How the Free Market Overcomes Religious Coercion in Israel
State-religion relations are a tough issue in Israel. Israelis come from very different religious backgrounds; from totally secular atheists to hardline ultra-orthodox and everything in between; and that’s only the Jews. This creates a lot of tension about the 70 year old compromise called “The Status Quo”. But in recent weeks, without any political action, something happened.
“There is no public transportation on the Sabbath, the Jewish holy day of Saturday, in 95% percent of Israel” says Roy Schwartz Tichon, founder of “Noa Tanua” (Hebrew for Galilei’s “Yet it moves”). “That’s though 72% of the Israeli population supports public transportation on Saturday, polls says. But even if only one person wanted a ride and one wanted to offer it. How can the rest cohere their believes on a voluntary exchange?”
“Noa Tanua comes to solve that” Roy says. “We are a nonprofit cooperative with no salaries. This means public transportation laws don’t apply to us. We have two lines in Tel Aviv and Beer Sheva metropolitan which offers transportation to anyone who needs it with a sustainable business model. We are more than 30 volunteers and about 2,000 cooperative members”.
Noa Tanua wants to move even more. “We want to expand as much as possible with a reasonable and stable business model. The regulation is very hard – Only 18 years old can join to the cooperative, they can’t pay “membership” by cash so we are using an app to charge people”. This is only part of the problem, as public transportation during weekdays is subsidized, making it very difficult to acquire buses for the Sabbath-lines. “We needed help for the initial costs of buses in the meantime before they are fully loaded and returning the costs, as well as advertisement” he adds.
And so Noa Tanua started crowdfunding, reaching out to people in need of their services, to open another line later this year, bidding for 50,000 USD. The reaction was amazing: Within a single month, almost 100,000 USD were raised, allowing them to operate yet another line (chose by the public on the internet) as well as free transportation for conscripted soldiers.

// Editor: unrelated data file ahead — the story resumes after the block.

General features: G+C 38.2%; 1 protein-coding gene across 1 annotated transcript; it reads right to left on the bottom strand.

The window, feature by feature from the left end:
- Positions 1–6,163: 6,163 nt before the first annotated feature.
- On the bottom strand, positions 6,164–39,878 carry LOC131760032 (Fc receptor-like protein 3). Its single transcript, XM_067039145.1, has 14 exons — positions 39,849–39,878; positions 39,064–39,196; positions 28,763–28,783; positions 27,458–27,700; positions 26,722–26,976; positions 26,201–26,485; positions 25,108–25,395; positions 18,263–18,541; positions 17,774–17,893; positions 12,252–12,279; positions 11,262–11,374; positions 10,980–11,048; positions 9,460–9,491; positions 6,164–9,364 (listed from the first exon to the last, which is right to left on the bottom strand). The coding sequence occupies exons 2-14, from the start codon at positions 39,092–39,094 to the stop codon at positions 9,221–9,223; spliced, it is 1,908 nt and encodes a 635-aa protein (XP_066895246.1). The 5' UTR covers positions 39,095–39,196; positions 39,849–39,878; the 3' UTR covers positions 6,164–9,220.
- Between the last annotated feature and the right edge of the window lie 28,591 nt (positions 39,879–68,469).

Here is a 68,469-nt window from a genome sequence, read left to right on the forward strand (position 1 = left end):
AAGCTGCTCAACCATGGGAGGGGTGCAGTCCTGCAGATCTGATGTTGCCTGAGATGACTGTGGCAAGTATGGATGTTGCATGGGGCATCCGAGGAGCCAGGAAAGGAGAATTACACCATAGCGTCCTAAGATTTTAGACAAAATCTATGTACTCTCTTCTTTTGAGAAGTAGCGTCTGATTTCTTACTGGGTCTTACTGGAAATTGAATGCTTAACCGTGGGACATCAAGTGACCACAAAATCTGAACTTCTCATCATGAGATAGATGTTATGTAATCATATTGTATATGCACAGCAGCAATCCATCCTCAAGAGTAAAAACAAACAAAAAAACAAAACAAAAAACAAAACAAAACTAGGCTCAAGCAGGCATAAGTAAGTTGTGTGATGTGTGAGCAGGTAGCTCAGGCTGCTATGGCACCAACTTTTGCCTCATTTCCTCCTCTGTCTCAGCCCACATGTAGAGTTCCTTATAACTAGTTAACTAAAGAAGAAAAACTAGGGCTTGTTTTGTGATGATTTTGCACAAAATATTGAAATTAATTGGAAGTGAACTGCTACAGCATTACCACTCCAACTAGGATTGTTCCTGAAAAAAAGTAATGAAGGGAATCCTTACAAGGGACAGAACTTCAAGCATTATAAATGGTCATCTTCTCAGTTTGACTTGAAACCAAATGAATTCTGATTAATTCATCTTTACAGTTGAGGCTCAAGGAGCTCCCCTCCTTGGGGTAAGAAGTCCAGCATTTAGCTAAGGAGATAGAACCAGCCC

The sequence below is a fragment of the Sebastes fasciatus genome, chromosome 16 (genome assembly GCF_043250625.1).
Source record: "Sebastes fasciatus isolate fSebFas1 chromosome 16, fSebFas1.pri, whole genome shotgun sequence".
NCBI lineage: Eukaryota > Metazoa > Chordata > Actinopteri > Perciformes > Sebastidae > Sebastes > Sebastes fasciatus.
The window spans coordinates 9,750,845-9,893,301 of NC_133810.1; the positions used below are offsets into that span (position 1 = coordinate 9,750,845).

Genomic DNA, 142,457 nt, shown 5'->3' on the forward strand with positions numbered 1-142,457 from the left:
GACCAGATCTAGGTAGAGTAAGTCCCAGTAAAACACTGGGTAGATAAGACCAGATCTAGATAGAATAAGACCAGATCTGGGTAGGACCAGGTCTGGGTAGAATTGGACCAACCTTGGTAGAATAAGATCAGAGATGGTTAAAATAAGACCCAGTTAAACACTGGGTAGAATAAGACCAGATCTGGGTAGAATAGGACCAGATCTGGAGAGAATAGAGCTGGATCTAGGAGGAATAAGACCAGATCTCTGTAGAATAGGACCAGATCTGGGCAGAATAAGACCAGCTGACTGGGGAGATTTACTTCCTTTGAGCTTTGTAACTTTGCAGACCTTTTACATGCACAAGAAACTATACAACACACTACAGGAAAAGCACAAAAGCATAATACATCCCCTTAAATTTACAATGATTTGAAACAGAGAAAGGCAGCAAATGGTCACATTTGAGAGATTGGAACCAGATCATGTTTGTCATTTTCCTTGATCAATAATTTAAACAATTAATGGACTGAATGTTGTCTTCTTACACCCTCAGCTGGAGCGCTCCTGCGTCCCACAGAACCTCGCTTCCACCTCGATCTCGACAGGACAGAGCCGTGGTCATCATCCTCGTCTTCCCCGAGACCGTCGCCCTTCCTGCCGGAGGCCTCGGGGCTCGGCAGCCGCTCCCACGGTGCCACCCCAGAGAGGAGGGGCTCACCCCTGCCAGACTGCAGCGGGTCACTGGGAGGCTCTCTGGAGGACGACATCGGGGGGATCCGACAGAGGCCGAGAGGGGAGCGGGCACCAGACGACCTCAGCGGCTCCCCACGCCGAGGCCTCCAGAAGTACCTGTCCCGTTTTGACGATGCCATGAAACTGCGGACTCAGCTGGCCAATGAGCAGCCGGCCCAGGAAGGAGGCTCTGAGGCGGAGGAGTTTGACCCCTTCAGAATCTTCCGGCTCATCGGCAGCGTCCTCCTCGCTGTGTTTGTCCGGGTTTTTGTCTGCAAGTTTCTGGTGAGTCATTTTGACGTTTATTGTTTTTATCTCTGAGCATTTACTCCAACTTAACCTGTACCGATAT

But can Noa Tanua make a real, sustaining change, shifting the more hated than even “Status Quo”? Roy thinks it will: “No political situation is sustainable while 80% of the public disagrees. Each line that we operate normalizes public transportation on Saturday, and legitimizing it in the eye of the public”.
In my personal view, it’s amazing how the best privatizations aren’t initiated by politicians, but rather by the market itself. When demand is big enough, even under the fiercest regulations, someone will avoid or break the law to meet it with supply. The political system will have to react, or rather they’ll see public transportation gets privatized whether they want it or not. I’m happy with either way, and that’s what makes Noa Tanua great.
Idan Eretz is the co-head of the Tel-Aviv University SFL student group, studying Economics and History, and one of the founders of the Israeli “Liberty For All” organization. He likes to write about history, politics, economy and philosophy.
Intro header picture: Creative Commons by Mikhail Kryshen
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